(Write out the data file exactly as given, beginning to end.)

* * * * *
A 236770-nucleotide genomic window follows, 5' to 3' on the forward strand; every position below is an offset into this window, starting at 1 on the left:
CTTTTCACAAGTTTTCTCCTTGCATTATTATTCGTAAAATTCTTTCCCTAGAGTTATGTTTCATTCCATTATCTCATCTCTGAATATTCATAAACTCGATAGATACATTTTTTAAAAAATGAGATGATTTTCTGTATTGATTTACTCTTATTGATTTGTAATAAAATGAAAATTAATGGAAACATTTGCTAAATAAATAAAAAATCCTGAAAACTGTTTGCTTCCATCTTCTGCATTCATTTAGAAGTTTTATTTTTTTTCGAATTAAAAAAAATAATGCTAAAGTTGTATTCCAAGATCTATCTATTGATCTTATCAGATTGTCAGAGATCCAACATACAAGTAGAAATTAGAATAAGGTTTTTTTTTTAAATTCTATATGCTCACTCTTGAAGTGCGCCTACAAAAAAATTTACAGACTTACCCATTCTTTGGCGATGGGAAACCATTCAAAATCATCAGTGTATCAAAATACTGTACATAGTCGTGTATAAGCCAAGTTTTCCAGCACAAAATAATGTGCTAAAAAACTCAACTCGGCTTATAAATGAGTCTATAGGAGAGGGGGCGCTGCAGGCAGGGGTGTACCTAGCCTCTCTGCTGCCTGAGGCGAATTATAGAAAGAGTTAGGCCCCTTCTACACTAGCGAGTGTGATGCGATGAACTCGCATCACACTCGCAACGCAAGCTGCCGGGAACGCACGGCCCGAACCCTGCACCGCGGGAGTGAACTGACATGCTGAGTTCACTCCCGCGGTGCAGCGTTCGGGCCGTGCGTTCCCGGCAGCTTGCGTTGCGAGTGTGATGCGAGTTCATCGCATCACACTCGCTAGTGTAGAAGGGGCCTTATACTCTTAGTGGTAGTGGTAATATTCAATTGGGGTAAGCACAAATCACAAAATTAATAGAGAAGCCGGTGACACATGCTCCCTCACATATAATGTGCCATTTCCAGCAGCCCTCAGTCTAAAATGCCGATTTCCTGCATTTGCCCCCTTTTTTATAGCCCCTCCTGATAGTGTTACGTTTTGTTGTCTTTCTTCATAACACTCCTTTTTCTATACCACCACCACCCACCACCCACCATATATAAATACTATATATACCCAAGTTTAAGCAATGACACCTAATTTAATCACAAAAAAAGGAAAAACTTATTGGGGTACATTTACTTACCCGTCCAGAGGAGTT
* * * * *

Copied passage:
A 236770-nucleotide genomic window follows, 5' to 3' on the forward strand; every position below is an offset into this window, starting at 1 on the left:
CTTTTCACAAGTTTTCTCCTTGCATTATTATTCGTAAAATTCTTTCCCTAGAGTTATGTTTCATTCCATTATCTCATCTCTGAATATTCATAAACTCGATAGATACATTTTTTAAAAAATGAGATGATTTTCTGTATTGATTTACTCTTATTGATTTGTAATAAAATGAAAATTAATGGAAACATTTGCTAAATAAATAAAAAATCCTGAAAACTGTTTGCTTCCATCTTCTGCATTCATTTAGAAGTTTTATTTTTTTTCGAATTAAAAAAAATAATGCTAAAGTTGTATTCCAAGATCTATCTATTGATCTTATCAGATTGTCAGAGATCCAACATACAAGTAGAAATTAGAATAAGGTTTTTTTTTTAAATTCTATATGCTCACTCTTGAAGTGCGCCTACAAAAAAATTTACAGACTTACCCATTCTTTGGCGATGGGAAACCATTCAAAATCATCAGTGTATCAAAATACTGTACATAGTCGTGTATAAGCCAAGTTTTCCAGCACAAAATAATGTGCTAAAAAACTCAACTCGGCTTATAAATGAGTCTATAGGAGAGGGGGCGCTGCAGGCAGGGGTGTACCTAGCCTCTCTGCTGCCTGAGGCGAATTATAGAAAGAGTTAGGCCCCTTCTACACTAGCGAGTGTGATGCGATGAACTCGCATCACACTCGCAACGCAAGCTGCCGGGAACGCACGGCCCGAACCCTGCACCGCGGGAGTGAACTGACATGCTGAGTTCACTCCCGCGGTGCAGCGTTCGGGCCGTGCGTTCCCGGCAGCTTGCGTTGCGAGTGTGATGCGAGTTCATCGCATCACACTCGCTAGTGTAGAAGGGGCCTTATACTCTTAGTGGTAGTGGTAATATTCAATTGGGGTAAGCACAAATCACAAAATTAATAGAGAAGCCGGTGACACATGCTCCCTCACATATAATGTGCCATTTCCAGCAGCCCTCAGTCTAAAATGCCGATTTCCTGCATTTGCCCCCTTTTTTATAGCCCCTCCTGATAGTGTTACGTTTTGTTGTCTTTCTTCATAACACTCCTTTTTCTATACCACCACCACCCACCACCCACCATATATAAATACTATATATACCCAAGTTTAAGCAATGACACCTAATTTAATCACAAAAAAAGGAAAAACTTATTGGGGTACATTTACTTACCCGTCCAGAGGAGTT